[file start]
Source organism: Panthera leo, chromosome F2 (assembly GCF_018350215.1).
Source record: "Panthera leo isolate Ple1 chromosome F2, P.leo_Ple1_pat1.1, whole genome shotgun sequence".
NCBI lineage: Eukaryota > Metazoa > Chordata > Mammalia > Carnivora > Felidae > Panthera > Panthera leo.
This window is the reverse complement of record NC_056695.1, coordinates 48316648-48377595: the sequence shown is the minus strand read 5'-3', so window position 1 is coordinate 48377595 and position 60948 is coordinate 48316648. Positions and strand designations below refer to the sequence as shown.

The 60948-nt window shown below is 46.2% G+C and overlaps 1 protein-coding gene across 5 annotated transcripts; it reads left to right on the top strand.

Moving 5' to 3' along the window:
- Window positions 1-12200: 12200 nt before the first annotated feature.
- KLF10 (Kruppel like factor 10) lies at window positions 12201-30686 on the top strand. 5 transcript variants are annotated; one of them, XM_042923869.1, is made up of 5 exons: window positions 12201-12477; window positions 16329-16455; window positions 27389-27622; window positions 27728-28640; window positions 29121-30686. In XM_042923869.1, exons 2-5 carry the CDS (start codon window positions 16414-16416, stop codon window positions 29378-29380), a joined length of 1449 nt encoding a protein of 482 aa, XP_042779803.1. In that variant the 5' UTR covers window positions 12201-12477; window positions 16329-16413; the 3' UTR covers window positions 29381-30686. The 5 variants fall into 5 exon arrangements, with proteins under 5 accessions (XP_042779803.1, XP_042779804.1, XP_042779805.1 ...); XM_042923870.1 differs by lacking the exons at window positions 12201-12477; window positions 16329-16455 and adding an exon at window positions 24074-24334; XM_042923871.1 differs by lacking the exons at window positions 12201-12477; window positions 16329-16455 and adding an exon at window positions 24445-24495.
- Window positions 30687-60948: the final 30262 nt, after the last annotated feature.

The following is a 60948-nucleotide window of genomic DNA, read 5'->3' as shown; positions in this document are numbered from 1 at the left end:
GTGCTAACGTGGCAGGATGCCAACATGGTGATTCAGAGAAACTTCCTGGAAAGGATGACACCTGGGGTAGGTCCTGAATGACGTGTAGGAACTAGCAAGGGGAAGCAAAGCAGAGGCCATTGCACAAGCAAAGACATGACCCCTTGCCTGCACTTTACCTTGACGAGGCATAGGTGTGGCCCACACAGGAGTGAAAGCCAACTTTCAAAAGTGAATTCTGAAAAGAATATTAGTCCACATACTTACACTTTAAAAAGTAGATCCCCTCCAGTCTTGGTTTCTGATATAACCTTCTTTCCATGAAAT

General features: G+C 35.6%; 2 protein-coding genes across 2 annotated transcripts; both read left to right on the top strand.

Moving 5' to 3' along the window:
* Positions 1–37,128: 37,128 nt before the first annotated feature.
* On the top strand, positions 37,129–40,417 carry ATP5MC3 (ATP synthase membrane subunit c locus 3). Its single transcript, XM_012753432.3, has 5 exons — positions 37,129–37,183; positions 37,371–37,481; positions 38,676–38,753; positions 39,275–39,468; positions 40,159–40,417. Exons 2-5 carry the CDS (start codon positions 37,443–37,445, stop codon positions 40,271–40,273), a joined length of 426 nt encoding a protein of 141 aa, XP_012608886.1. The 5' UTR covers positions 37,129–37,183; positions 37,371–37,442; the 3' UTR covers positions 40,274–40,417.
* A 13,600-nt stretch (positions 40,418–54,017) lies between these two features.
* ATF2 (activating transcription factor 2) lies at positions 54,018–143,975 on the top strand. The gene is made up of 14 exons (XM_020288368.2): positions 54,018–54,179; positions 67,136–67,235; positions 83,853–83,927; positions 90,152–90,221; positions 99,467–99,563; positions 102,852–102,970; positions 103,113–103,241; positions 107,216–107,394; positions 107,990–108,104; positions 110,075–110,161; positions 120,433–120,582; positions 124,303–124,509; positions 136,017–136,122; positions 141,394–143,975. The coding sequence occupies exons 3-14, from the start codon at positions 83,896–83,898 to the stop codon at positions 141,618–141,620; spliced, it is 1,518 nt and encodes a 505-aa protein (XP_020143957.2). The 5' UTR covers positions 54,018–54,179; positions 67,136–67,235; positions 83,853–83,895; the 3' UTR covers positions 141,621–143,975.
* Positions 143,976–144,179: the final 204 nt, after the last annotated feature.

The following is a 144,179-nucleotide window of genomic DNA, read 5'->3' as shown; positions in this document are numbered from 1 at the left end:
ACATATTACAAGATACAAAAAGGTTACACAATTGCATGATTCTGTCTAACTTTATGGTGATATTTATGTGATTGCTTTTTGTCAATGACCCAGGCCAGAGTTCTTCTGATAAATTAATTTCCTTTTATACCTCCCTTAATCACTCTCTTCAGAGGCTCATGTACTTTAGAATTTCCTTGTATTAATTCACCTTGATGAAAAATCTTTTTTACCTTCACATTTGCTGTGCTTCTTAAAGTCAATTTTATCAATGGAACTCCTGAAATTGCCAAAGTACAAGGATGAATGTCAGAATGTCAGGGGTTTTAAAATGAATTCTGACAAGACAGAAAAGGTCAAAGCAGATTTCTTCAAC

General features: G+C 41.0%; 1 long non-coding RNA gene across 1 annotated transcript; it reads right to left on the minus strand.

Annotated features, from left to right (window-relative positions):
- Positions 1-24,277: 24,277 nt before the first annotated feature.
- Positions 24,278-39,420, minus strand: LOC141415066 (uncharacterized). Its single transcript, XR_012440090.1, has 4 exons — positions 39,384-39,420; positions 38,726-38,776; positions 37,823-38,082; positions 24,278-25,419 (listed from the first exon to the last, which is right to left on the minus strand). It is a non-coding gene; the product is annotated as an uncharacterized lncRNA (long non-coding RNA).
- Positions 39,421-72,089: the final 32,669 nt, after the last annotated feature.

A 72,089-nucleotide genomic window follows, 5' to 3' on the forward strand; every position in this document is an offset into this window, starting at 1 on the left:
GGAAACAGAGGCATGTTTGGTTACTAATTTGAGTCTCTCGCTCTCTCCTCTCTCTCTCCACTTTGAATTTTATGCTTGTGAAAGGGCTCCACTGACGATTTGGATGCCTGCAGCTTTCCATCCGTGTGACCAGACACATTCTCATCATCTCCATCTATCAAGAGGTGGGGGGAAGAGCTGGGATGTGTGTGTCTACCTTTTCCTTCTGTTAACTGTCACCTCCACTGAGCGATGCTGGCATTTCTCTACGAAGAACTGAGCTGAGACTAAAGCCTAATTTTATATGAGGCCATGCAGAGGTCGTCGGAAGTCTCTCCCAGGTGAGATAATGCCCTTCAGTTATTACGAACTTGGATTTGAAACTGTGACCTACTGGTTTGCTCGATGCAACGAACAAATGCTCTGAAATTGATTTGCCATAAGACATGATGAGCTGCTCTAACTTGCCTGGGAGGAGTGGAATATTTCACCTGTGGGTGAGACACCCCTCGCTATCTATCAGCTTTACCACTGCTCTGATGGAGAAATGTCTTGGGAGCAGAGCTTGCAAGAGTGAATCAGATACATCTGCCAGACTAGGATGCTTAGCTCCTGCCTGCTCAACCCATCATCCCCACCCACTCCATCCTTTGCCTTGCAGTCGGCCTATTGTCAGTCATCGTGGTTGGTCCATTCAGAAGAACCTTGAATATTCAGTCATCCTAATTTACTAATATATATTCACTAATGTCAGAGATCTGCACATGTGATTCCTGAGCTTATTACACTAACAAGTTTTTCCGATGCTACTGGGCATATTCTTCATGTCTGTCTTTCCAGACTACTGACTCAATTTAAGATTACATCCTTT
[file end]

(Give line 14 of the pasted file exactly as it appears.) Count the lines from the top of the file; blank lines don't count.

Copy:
* Positions 1–37,128: 37,128 nt before the first annotated feature.